The government has moved to plug at least one of the gaps in legal aid housing services highlighted by the Law Society last week in a shocking infographic, the Gazette has learned.

The Society’s ‘legal aid deserts map’ showed that nearly a third of legal aid areas have just one solicitor provider who specialises in housing and whose advice is available through legal aid.

Surrey, Shropshire and Suffolk have no housing provider at all.

A spokesperson for the Ministry of Justice told the Gazette that housing contracts are being offered for the Surrey procurement area after firms were invited to submit an ‘expression of interest’ in April.

Services will be in place ‘imminently’, the spokesperson said.

Society chief executive Catherine Dixon said early legal advice on housing matters could make the difference between a family being made homeless or not.

Citizens Advice has warned that some families trying to keep a roof over their head are finding that no local legal aid lawyers will take their case.

Citizens Advice chief executive Gillian Guy said (pictured): ‘People threatened with eviction and facing homelessness are among those who often can’t access free legal representation, even if they qualify for it.’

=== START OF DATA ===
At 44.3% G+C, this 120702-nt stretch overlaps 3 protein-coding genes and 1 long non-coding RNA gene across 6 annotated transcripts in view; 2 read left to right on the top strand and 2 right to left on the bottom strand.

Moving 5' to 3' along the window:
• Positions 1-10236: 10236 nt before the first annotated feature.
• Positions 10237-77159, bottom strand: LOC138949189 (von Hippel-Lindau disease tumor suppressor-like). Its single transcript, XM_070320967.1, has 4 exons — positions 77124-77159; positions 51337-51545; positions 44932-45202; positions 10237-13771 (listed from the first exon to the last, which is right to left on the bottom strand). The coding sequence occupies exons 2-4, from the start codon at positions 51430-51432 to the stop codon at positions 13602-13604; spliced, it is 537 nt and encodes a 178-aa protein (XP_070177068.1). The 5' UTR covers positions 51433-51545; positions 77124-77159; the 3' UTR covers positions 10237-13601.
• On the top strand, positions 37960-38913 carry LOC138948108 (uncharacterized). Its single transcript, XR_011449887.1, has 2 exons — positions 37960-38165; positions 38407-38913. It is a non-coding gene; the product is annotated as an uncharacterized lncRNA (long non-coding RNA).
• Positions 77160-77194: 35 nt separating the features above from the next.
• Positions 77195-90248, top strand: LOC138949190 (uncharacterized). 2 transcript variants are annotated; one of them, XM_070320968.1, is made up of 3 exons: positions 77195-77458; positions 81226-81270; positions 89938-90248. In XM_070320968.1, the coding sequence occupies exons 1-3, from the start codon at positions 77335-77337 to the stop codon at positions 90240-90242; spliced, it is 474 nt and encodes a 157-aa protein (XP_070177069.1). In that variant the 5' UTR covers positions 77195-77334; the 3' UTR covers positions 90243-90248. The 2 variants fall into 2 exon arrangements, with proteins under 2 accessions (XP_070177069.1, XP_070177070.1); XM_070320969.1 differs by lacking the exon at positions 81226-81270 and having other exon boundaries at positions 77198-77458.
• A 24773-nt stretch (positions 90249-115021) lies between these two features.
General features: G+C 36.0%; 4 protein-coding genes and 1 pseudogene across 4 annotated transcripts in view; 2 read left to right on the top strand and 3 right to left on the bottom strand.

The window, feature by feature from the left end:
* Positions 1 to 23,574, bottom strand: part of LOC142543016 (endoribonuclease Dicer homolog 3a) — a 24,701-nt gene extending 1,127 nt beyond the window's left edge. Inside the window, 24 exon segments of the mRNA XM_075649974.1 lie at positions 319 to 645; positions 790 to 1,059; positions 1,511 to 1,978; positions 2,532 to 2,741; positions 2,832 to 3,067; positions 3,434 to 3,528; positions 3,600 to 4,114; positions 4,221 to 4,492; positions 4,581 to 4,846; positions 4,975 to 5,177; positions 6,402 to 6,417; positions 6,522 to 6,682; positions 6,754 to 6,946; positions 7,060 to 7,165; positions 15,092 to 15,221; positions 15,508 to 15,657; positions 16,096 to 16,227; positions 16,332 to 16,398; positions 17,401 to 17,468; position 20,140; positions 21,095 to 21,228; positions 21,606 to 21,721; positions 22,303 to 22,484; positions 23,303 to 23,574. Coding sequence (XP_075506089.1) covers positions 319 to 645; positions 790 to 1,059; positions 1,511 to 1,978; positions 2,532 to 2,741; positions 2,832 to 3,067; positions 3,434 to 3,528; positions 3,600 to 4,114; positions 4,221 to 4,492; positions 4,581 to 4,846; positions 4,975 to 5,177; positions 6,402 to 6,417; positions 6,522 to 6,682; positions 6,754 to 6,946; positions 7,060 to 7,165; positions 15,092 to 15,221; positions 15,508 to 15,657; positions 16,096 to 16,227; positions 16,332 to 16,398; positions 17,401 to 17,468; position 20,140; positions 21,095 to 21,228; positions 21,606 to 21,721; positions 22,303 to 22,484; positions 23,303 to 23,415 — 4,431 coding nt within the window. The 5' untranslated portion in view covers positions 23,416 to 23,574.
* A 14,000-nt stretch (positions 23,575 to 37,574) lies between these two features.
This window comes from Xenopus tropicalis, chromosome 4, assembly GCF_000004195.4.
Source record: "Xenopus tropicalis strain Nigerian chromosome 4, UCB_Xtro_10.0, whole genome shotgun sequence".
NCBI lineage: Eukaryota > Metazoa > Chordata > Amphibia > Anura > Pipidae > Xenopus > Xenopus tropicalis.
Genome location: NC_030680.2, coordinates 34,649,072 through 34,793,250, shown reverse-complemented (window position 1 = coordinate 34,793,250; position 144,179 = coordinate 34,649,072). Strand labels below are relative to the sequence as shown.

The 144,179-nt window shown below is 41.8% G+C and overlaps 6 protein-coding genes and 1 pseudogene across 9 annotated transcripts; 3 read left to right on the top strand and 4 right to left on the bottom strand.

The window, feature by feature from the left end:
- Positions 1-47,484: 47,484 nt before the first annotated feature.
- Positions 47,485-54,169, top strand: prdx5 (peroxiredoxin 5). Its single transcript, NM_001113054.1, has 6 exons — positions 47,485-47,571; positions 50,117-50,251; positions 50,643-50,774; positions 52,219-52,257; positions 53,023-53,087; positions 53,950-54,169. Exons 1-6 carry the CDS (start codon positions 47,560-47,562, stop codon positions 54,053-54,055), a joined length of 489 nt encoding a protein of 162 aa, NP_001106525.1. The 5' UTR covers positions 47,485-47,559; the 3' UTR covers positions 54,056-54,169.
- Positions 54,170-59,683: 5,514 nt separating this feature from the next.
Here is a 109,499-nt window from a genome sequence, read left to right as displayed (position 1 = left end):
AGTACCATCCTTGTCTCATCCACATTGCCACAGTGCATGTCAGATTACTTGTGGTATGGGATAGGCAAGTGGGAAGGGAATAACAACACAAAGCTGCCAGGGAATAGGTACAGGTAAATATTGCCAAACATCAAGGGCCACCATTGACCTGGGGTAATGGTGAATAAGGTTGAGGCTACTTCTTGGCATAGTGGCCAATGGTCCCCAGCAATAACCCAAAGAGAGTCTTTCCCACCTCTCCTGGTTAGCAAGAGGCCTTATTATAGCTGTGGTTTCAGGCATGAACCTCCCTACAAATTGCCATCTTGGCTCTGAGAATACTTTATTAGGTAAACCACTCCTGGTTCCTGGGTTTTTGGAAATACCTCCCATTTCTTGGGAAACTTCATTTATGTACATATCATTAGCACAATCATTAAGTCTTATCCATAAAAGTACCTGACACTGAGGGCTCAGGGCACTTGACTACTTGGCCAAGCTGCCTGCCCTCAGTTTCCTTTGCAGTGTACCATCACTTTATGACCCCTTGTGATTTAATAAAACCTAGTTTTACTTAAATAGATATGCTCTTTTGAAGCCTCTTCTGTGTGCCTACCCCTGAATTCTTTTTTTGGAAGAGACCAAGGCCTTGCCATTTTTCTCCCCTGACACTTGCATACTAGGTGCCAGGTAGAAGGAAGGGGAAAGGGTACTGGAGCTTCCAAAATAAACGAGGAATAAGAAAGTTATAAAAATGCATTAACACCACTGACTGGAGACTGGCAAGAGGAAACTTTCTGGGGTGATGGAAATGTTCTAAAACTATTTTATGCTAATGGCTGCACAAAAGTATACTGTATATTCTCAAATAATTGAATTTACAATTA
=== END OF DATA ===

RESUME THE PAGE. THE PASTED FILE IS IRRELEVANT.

Research shows that nine out of 10 Citizens Advice bureaux have encountered difficulties in referring people to the specialist legal advice they need since 2013, when the Legal Aid, Sentencing and Punishment of Offenders Act emasculated civil legal aid.

Guy said: ‘It is crucial that people who qualify for legal aid can find lawyers that can help them with housing problems, especially with more people turning to us for help after being threatened with eviction illegally.’

Guy said that in the 12 months to March 2016, 2,000 people sought Citizens Advice’s help after being threatened with illegal eviction, representing a 47% rise from the previous year.